Monday, March 1, 2010

When the blood boils

Few relationships move from passion to disolution without tempers flaring at several points along the way.  Saying hurtful things, doing hurtful things is par for the course of that journey and perhaps how we ease the separation from each other. Hurtful acts certainly provide proof for the argument of ending it all.

But what about those spouses that really do seek to "end it all," and usually with their spouse in tow?  Trying to decipher the mind of the lunatic taking his wife's life and then his own is probably like trying to decipher the mind of a jihadi. There's no sense to it. It's wicked.

Domestic violence is a common occurrence.  Typical court domestic violence calendars are packed each week with partner on partner violence. 

Far more often than not, partners want to forgive a blow in anger from someone they love. People lose their tempers.  People can do terrible things to each other.  Each person has to decide how many terrible things they are willing to endure.  Will you tolerate getting shoved?  Will you tolerate getting slapped?  Will you tolerate getting punched once?  Twice?  Three times?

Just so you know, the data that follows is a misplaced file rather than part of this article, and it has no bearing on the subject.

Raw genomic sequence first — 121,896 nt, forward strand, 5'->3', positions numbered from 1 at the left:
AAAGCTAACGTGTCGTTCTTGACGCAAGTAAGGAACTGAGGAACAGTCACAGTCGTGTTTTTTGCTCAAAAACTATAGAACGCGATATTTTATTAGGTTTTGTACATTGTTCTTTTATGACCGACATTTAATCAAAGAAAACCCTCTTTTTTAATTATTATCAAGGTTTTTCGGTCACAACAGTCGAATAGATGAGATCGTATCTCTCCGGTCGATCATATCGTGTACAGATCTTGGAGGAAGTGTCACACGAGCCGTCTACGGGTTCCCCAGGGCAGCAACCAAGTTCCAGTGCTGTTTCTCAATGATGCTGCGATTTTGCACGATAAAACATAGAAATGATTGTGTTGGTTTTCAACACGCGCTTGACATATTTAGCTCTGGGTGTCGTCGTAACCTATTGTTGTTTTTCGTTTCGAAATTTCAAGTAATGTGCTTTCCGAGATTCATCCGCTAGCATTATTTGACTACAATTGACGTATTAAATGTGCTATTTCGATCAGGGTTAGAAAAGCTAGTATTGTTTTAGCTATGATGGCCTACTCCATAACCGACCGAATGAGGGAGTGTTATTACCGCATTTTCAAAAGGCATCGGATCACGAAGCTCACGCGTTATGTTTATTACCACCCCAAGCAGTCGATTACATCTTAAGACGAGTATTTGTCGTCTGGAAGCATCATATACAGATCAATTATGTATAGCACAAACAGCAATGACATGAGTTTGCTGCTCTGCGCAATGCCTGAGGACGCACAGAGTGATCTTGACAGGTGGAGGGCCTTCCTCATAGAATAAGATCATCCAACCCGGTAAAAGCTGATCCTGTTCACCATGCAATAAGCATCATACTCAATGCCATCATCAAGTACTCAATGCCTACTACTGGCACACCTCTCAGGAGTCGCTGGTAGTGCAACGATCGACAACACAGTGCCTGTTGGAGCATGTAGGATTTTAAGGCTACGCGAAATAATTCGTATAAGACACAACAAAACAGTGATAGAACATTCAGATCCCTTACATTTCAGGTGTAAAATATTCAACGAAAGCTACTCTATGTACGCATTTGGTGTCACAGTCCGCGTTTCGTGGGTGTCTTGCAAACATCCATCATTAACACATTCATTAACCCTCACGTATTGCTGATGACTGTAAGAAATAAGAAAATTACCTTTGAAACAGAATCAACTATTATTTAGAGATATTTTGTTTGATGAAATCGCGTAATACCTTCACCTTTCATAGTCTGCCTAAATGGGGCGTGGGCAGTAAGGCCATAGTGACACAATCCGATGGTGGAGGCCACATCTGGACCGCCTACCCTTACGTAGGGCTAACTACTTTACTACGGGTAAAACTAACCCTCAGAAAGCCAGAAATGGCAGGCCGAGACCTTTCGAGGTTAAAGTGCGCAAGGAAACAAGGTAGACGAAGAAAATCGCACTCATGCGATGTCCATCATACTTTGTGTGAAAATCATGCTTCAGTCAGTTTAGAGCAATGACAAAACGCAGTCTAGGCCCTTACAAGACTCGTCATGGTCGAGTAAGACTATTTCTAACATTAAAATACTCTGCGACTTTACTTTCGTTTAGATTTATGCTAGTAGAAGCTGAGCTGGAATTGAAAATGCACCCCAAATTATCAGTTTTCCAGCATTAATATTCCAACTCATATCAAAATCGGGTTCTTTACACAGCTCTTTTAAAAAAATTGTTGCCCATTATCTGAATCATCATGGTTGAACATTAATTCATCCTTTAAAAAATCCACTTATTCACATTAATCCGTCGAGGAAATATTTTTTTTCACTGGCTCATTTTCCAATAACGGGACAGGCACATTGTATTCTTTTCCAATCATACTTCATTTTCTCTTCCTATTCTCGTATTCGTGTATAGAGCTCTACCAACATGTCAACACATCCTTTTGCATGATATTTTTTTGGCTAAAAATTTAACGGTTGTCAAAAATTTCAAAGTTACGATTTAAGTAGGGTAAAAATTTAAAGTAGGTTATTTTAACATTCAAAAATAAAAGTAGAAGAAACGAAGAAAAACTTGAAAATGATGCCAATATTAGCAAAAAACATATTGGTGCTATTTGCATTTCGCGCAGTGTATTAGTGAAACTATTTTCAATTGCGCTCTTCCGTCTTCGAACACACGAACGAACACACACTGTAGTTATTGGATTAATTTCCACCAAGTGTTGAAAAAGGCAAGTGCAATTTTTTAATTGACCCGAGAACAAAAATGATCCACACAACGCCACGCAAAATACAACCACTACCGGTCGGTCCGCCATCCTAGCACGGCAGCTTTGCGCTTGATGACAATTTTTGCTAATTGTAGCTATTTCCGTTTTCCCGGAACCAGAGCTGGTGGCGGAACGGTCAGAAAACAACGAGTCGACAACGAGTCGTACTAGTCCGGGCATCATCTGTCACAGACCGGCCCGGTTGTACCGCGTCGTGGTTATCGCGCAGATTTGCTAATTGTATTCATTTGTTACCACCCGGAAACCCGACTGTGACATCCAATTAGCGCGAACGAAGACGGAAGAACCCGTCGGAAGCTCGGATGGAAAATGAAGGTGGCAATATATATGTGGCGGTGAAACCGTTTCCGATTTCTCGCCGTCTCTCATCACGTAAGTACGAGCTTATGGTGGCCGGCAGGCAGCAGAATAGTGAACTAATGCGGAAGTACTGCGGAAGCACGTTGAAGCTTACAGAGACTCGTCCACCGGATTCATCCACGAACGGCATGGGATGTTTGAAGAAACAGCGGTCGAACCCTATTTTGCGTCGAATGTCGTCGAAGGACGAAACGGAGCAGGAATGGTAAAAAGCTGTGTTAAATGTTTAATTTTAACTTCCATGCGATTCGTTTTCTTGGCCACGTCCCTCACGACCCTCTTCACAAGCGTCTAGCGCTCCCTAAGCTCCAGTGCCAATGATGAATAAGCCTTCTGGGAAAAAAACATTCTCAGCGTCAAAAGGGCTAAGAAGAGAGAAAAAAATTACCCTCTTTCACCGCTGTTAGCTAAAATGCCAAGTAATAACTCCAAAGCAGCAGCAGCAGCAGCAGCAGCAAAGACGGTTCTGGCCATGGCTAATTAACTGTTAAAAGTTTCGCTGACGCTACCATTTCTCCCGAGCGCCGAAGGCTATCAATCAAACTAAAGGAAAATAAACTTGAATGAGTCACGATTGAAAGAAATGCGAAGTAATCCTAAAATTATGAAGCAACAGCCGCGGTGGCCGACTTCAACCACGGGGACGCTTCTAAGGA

Whenever I can, I try to help people take the subjective to an objective level.  In this case, it means setting a benchmark, a line in the sand that you commit to yourself cannot be breached without permanent consequences.  When not in the heat of the moment, when the blood is most cool, determine your level of tolerance.  Set a clear boundary.  "I'll only let him hit me twice."  "I'll only let her scratch me three times."  After that, there can be no recovery, no going back, no next opportunity to repeat the crime.  And once you've set that benchmark, promise yourself that you will adhere to it.  Promise yourself that if that threshold ever gets breached, you will follow through, leave and never come back. 

From all that I have observed, the murderous lunatic has seldom suddenly gone over the cliff.  He's been skirting the edge of it for a long time.  His conduct, particularly to those closest to him, was fairly predictable for quite a while.  The partners who are those victims are usually the partners who didn't get away.

It sounds too simple: set benchmarks, follow through.  But I've found this approach to be an ironclad way to finally end the abuse and to live to see another day.

Michael Manely

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